NEGATIVE COUNTERPLAN STATES/FEDERALISM 29
THE FEDERAL GOVERNMENT IS THE WRONG AGENT TO PROTECT PRIVACY
THE FEDERAL GOVERNMENT SHOULD AVOID INTERVENING IN BEHALF OF INDIVIDUAL PRIVACY RIGHTS BECAUSE IT WILL ONLY ENTRENCH BUREAUCRATIC RED TAPE AND CONSTITUTIONAL VIOLATIONS
Deron H. Brown, J.D. Candidate, Thomas Jefferson School of Law, Spring, 2000; Thomas Jefferson Law Review, "BOOK REVIEW: PRIVACY IN THE INFORMATION AGE," EE2001-hxm lxnx
The third component of Cate's proposed approach to the privacy debate centers on the role of the federal government in privacy protection. As stated above, Americans are inherently suspicious of a powerful central government; therefore, the citizens [*262] demand limited interference by the federal government. Keeping this idea in mind, Cate suggests that the government avoid taking an active role in enforcing privacy rights on behalf of individuals. n59 Additionally, Cate suggests that the federal government avoid the role of "supervisory authority" over data compilers. n60 Cate observes that both roles should be avoided because of the inherent burden of expense, bureaucratic "red-tape," and constitutional violations. n6l
FEDERAL LAW WILL NOT GO FAR ENOUGH BECAUSE OF THE INFLUENCE OF INDUSTRY LOBBYISTS
JOHN LABATE and PATTI WALDMEIR Financial Times (London) January 28, 2000, SECTION: WORLD NEWS: US & CANADA; Pg. 8 TITLE: WORLD NEWS: US & CANADA: Data privacy battle to shift to states // acs-EE2001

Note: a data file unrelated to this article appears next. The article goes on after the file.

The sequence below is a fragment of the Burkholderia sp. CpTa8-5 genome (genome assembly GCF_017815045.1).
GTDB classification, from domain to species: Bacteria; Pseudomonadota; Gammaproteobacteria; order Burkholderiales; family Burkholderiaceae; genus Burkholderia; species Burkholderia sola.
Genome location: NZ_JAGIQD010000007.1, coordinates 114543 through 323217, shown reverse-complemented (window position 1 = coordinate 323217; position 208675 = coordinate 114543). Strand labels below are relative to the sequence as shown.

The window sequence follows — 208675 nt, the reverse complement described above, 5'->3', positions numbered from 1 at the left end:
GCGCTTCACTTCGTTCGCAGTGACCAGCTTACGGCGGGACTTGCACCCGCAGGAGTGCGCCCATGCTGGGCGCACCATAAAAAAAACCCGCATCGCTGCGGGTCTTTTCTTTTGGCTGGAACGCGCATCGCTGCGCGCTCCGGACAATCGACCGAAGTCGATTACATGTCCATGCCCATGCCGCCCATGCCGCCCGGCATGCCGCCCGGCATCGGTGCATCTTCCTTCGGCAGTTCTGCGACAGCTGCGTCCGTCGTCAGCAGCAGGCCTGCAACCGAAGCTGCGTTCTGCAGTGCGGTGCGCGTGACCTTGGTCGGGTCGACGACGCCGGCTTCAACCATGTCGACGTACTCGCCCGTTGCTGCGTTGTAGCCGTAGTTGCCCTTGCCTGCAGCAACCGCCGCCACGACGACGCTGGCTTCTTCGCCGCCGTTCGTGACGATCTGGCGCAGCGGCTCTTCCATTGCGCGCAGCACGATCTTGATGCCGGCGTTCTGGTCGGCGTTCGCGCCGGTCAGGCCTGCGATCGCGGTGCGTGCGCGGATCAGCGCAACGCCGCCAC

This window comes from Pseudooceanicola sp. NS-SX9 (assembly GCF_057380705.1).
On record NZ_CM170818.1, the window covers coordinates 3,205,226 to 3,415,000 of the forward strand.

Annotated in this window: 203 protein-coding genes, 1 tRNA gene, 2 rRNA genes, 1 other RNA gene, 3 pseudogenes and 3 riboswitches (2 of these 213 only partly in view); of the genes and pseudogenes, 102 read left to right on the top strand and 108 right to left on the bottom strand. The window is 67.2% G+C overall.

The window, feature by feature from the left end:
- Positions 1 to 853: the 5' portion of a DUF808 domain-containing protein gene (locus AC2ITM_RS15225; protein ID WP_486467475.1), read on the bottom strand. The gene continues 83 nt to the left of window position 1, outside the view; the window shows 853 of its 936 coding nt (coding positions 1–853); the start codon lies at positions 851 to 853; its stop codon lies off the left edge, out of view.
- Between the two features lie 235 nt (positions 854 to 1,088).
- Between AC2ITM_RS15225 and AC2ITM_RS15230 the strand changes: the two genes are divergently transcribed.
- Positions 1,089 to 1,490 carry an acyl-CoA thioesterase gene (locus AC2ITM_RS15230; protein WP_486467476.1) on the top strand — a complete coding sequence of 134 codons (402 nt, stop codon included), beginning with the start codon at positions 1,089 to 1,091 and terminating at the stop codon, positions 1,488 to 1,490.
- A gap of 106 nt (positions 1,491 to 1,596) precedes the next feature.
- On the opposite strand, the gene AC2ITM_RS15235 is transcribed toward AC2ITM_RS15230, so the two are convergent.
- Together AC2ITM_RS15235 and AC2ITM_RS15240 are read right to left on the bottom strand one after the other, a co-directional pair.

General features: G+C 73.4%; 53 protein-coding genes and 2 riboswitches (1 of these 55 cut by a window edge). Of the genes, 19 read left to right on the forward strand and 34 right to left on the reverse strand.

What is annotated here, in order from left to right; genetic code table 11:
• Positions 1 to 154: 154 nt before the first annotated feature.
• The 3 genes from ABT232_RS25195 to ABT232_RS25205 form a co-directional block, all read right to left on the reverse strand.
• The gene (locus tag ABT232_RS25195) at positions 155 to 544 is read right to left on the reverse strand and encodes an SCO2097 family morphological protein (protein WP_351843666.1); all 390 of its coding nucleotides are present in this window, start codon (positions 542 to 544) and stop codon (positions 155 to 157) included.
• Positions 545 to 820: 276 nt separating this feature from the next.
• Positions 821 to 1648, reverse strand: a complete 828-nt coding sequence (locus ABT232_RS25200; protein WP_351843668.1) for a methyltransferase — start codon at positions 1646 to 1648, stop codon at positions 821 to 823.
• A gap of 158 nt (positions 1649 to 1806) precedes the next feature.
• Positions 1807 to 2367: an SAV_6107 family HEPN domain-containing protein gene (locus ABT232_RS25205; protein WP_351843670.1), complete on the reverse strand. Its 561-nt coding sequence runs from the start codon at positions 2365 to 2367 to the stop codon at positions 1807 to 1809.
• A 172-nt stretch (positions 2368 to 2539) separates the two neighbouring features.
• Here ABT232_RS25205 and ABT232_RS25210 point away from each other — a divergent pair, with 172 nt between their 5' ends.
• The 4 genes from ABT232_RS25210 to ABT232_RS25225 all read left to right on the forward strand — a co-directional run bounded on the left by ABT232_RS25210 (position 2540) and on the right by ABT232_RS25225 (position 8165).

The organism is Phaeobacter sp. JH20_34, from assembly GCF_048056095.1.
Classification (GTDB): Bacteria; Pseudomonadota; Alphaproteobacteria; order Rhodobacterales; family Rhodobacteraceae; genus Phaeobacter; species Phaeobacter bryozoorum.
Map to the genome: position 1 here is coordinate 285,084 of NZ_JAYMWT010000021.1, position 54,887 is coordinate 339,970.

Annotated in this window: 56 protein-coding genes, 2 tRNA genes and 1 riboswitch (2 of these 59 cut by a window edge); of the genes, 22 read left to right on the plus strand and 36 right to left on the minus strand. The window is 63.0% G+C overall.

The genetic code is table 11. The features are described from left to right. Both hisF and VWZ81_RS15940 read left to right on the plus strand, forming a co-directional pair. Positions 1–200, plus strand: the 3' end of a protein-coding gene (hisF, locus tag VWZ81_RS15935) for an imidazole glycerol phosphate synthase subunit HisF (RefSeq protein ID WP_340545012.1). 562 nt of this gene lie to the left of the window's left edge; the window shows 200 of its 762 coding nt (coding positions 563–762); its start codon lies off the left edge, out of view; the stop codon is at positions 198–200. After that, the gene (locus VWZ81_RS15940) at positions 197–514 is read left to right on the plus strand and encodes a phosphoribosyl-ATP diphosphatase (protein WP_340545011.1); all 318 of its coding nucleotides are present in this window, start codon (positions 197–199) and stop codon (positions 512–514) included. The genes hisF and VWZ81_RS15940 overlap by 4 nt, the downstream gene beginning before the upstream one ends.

Marc Rotenberg, executive director of the Electronic Privacy Information Centre, a leading advocate of privacy legislation, expects some states to pass laws governing privacy in the short term but says "there is a different dynamic in Washington".
Federal legislators, heavily influenced by industry lobbyists, have largely accepted the argument that privacy can best be protected through self-regulation rather than legislation.
NO EXISTING FEDERAL AGENCY IS CAPABLE OF PROTECTING PRIVACY
Joel R. Reidenberg, Professor of Law and Director of Graduate Program Academic Affairs, Fordham University School of Law, " Restoring Americans' Privacy in Electronic Commerce," Berkeley Technology Law Journal, Spring, 1999, 14 Berkeley Tech. L.J. 771, EE2001-JGM, P. 771
FEDERALISM PROBLEMS SHOULD BE DEALT WITH BEFORE LEGISLATION IS PASSED
The Washington Post, November 18, 1999, SECTION: EDITORIAL; Pg. A40 TITLE: Privacy and the Court // acs-EE2001
The message for Congress: Lawmakers must consider federalism problems before legislating, or the court will do it for them afterward.
FEDERAL REGULATIONS WHICH ARE LESS STRINGENT THAN STATE REGULATIONS UNDERMINE THE STATE PROTECTIONS
ROBERT PEAR, The New York Times, October 30, 1999, SECTION: Section A; Page 1; TITLE: RULES ON PRIVACY OF PATIENT DATA STIR HOT DEBATE // acs-EE2001
In theory, the Federal rules do not override state laws that provide more protection for privacy.
But William B. Bruno, a lawyer for the psychiatric association, said, "Patients could lose some protections they now have. At present -- because of state laws, court decisions and canons of medical ethics -- many hospitals will not disclose medical records unless the patient gives consent. The Federal Government is now weighing in, saying that's not required. It's giving a green light for significant changes in current practice."